Dilaudid Addiction Signs and Symptoms – Understanding the Abuse

Last Updated: December 18, 2019

Authored by Sharon Levy, MD, MPH

Dilaudid is a brand name of the potent semisynthetic opiate hydromorphone. As the name suggests, it’s a form of Morphine and hence an opiate. In legal terms, it’s classified as a narcotic. Currently, they use Dilaudid as well as Oxycodone to treat moderate to severe pain. This is often in patients where other painkillers (including other opiates) have stopped working. It is commonly prescribed to treat post-surgery pain. In addition, they may prescribe it to treat chronic non-cancer related pain. Is it addictive? What are the Dilaudid addiction signs and symptoms to look for? Is there help?
Other brand names for the drug include Exalgo, Dilaudid-5, and Palladone. Hydromorphone is such a potent analgesic that the state of Ohio approved its use in 2009. They use it as a backup measure for conducting state executions. This is when other drugs fail to produce a lethal injection.

Dilaudid Dependency Risks

With systematic use, users of the opioid hydromorphone are prone to form a physical dependency on the drug. Dilaudid acts on the central nervous system’s μ-opioid receptors. As a result, it produces analgesic effects, primarily by reducing pain.
With regular use, the central nervous system adapts its functioning. This is to accommodate the drug as the body compensates for the fine balance in brain chemistry necessary for normal functioning. When the CNS has completely adapted to the presence of the drug, the user is no longer able to function normally without it. As a result, one can classify them to be drug dependent.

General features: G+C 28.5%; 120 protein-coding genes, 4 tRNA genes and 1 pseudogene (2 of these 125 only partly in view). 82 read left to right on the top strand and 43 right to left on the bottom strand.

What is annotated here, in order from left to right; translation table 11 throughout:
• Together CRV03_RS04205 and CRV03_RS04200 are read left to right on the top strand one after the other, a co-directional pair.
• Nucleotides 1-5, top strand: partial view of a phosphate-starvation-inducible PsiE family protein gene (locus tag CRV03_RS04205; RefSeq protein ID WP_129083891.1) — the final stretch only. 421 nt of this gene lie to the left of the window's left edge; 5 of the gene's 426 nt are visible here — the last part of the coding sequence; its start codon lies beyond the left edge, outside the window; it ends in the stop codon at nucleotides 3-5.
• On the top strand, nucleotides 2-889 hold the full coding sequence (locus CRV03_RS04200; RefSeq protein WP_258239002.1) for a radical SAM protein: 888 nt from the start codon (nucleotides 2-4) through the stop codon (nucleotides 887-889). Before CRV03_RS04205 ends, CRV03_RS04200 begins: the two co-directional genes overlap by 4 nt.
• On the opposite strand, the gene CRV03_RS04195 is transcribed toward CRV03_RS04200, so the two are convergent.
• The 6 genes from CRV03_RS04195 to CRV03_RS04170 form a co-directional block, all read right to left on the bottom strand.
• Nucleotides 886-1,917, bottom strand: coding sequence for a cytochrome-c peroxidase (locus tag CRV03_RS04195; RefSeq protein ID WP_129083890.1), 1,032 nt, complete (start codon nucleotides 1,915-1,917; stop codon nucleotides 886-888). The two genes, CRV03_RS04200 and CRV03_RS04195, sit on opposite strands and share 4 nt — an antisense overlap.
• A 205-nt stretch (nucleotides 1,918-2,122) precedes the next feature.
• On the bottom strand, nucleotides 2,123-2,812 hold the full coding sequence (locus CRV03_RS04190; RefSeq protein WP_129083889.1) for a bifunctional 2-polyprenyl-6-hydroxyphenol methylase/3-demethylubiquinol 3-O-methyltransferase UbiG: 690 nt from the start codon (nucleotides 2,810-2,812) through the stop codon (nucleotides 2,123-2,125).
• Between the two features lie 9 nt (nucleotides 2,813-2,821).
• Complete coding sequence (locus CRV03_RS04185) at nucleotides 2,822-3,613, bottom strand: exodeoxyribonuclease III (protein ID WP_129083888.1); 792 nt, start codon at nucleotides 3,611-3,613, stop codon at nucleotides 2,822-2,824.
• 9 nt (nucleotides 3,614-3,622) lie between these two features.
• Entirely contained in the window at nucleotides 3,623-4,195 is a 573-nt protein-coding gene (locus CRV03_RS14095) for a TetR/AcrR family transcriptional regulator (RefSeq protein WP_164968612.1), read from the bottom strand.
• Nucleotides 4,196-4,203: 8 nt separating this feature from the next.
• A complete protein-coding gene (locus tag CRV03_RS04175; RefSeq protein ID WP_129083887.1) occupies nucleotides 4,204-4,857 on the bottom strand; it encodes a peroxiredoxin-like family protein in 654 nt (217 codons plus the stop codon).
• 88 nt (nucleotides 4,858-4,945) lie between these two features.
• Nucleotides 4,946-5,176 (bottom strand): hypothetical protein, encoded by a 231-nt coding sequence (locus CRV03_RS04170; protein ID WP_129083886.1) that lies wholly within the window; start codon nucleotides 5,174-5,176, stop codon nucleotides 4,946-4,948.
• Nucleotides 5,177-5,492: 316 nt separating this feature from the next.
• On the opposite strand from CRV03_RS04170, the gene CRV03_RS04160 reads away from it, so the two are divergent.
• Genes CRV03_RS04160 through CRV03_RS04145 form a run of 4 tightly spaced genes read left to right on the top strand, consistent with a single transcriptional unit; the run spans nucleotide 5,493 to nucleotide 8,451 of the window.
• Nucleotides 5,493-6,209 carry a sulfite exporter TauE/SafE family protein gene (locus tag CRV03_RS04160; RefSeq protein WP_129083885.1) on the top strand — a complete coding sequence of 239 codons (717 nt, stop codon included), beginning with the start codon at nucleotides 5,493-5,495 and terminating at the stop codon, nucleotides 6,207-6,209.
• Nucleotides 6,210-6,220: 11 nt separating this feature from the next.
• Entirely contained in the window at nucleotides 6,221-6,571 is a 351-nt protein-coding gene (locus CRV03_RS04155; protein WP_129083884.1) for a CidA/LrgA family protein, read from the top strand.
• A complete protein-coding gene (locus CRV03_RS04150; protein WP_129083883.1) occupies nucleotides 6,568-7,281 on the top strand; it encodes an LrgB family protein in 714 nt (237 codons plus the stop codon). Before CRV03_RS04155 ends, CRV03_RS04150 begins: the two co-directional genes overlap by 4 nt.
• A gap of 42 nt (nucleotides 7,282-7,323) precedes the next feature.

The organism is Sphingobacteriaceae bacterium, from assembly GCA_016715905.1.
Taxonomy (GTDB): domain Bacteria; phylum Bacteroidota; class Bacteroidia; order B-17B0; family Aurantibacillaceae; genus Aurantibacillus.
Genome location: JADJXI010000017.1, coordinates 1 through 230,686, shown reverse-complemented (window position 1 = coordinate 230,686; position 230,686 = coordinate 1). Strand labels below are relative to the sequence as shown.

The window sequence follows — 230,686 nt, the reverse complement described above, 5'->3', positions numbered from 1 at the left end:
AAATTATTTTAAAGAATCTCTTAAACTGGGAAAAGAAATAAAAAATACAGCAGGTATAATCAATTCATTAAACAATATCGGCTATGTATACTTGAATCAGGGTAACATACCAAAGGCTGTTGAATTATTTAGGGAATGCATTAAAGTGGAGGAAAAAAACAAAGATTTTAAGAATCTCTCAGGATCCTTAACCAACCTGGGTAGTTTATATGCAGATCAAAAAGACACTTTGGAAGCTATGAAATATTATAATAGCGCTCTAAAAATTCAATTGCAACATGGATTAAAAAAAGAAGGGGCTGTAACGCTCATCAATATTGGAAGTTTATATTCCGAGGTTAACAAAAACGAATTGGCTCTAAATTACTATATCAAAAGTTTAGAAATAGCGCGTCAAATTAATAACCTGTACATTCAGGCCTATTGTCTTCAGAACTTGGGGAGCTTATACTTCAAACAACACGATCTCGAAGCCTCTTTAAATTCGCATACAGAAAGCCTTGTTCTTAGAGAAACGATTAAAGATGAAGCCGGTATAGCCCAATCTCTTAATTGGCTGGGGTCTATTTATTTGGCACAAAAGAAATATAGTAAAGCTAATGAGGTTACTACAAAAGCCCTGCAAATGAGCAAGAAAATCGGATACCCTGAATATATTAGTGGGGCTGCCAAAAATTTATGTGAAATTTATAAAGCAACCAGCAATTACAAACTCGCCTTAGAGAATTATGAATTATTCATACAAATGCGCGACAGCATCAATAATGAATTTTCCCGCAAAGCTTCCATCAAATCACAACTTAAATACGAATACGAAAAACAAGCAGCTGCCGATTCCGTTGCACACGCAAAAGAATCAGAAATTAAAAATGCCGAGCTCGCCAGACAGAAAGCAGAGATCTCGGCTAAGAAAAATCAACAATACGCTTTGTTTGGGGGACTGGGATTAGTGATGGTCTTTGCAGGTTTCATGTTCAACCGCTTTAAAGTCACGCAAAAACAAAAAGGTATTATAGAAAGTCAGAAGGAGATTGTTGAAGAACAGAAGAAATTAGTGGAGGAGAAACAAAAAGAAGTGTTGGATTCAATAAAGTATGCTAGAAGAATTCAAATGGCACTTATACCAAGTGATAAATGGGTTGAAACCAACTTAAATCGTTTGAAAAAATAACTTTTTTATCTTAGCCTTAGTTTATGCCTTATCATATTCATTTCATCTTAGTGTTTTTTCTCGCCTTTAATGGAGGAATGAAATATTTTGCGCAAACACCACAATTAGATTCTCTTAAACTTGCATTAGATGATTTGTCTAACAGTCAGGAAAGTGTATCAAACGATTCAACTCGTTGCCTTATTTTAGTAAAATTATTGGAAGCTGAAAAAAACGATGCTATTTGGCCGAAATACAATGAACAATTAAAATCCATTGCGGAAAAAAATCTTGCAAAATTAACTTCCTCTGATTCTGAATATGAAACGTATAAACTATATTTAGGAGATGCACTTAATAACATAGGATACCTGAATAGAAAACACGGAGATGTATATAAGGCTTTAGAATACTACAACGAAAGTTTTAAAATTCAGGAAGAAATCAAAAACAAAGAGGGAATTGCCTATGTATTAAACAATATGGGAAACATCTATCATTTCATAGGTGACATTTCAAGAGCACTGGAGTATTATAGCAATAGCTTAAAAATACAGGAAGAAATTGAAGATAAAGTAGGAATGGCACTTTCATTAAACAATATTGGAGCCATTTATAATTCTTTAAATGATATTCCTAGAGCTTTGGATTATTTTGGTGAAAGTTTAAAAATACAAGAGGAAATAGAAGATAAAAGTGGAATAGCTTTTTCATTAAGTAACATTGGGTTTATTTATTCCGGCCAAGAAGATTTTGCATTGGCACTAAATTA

The company gives a black box warning against physical and psychological dependency on Dilaudid. This is in the product monograph included in the drug’s packaging.
Has one developed a physical dependency on Dilaudid? Has one acquired tolerance for the drug? Then, carefully consider the possibility that one may become an addict. Long term users of opiates are at very real danger of substance addiction. However, what are the Dilaudid addiction signs?

Potential Dilaudid Addiction – Signs and Symptoms

Narcotics Anonymous provides a list which may indicate the Dilaudid addiction signs and symptoms:

  • Abdominal pain
  • Cardiac arrest
  • Circulatory suppression (poor blood circulation)
  • Constipation
  • Difficulty breathing
  • Drowsiness
  • Fainting
  • Lightheadedness
  • Nausea
  • Sleep apnea (trouble breathing while sleeping, or intermittently stopping breathing altogether)
  • Signs of injecting (usually on arms or legs)
  • Trouble urinating
  • Vomiting

In some cases, withdrawal itself is one of the indicators of an opioid use disorder. However, one needs to consider various other factors before one can establish an addiction.

Medical & Behavioral Criteria for Detecting Dilaudid Addiction

The DSM-5 (or Diagnostic and Statistical Manual) expands on how doctors check for dependency. Furthermore, it shows where dependency has crossed over into addiction. In most cases, the previous DSM-IV made a clear distinction between opioid dependence and opioid abuse. However, the updated medical understanding of the relationship between these distinct conditions now factors in the complex nature of dependency and addiction.
DSM-5 codes classify different types and subtypes of opioid dependence vs. opioid abuse under F11.1-F11.99, which include:

  • Withdrawal
  • Mood disorder
  • Intoxication (including delirium, perceptual disturbances)
  • Sleep disorder
  • Psychotic disorder (including delusions, hallucinations)
  • Sexual dysfunction

Sometimes, more than one of these signs are present in the user’s behavior.
As a result, it may indicate an opioid use disorder, as detailed in the DSM-5 checklist for these conditions:

  • Are any of the symptoms of opioid withdrawal present?